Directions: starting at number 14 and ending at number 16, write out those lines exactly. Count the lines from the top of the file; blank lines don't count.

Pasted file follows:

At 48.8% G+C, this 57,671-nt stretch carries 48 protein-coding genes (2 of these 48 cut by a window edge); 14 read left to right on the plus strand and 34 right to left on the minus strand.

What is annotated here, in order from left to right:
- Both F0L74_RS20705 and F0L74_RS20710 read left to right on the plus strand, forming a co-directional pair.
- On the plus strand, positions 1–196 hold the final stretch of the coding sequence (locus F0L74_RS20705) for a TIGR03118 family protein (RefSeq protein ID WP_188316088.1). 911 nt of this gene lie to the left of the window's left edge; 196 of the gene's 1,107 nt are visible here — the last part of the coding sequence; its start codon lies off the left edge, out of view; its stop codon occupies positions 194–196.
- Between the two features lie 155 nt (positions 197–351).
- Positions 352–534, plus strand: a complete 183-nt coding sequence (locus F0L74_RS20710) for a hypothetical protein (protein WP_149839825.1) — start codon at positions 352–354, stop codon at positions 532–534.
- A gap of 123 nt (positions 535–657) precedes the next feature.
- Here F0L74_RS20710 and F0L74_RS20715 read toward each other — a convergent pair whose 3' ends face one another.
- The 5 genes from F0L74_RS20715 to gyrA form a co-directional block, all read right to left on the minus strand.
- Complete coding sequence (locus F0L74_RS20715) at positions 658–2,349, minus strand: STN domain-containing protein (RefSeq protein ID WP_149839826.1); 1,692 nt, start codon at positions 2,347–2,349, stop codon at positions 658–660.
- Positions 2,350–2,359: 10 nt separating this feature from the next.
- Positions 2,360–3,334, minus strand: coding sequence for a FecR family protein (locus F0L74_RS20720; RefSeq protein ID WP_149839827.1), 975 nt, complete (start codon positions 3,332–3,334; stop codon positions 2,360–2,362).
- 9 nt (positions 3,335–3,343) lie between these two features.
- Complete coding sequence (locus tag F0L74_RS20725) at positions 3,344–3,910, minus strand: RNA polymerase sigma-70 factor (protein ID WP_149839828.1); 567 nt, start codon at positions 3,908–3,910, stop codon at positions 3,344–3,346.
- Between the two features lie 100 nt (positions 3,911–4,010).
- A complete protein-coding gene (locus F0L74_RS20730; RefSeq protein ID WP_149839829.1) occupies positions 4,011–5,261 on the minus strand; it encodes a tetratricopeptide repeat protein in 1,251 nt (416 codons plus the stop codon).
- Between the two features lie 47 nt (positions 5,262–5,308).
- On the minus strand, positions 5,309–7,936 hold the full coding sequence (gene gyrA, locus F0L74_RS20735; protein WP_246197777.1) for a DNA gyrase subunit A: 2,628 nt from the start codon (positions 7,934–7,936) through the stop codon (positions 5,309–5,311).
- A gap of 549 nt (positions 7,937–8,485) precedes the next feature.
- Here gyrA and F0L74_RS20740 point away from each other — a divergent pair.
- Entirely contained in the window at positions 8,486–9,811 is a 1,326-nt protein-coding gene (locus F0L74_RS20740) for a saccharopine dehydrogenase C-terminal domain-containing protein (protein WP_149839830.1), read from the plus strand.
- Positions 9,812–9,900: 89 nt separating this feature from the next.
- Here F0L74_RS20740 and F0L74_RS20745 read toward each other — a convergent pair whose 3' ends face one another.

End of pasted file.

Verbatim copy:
- Complete coding sequence (locus tag F0L74_RS20725) at positions 3,344–3,910, minus strand: RNA polymerase sigma-70 factor (protein ID WP_149839828.1); 567 nt, start codon at positions 3,908–3,910, stop codon at positions 3,344–3,346.
- Between the two features lie 100 nt (positions 3,911–4,010).
- A complete protein-coding gene (locus F0L74_RS20730; RefSeq protein ID WP_149839829.1) occupies positions 4,011–5,261 on the minus strand; it encodes a tetratricopeptide repeat protein in 1,251 nt (416 codons plus the stop codon).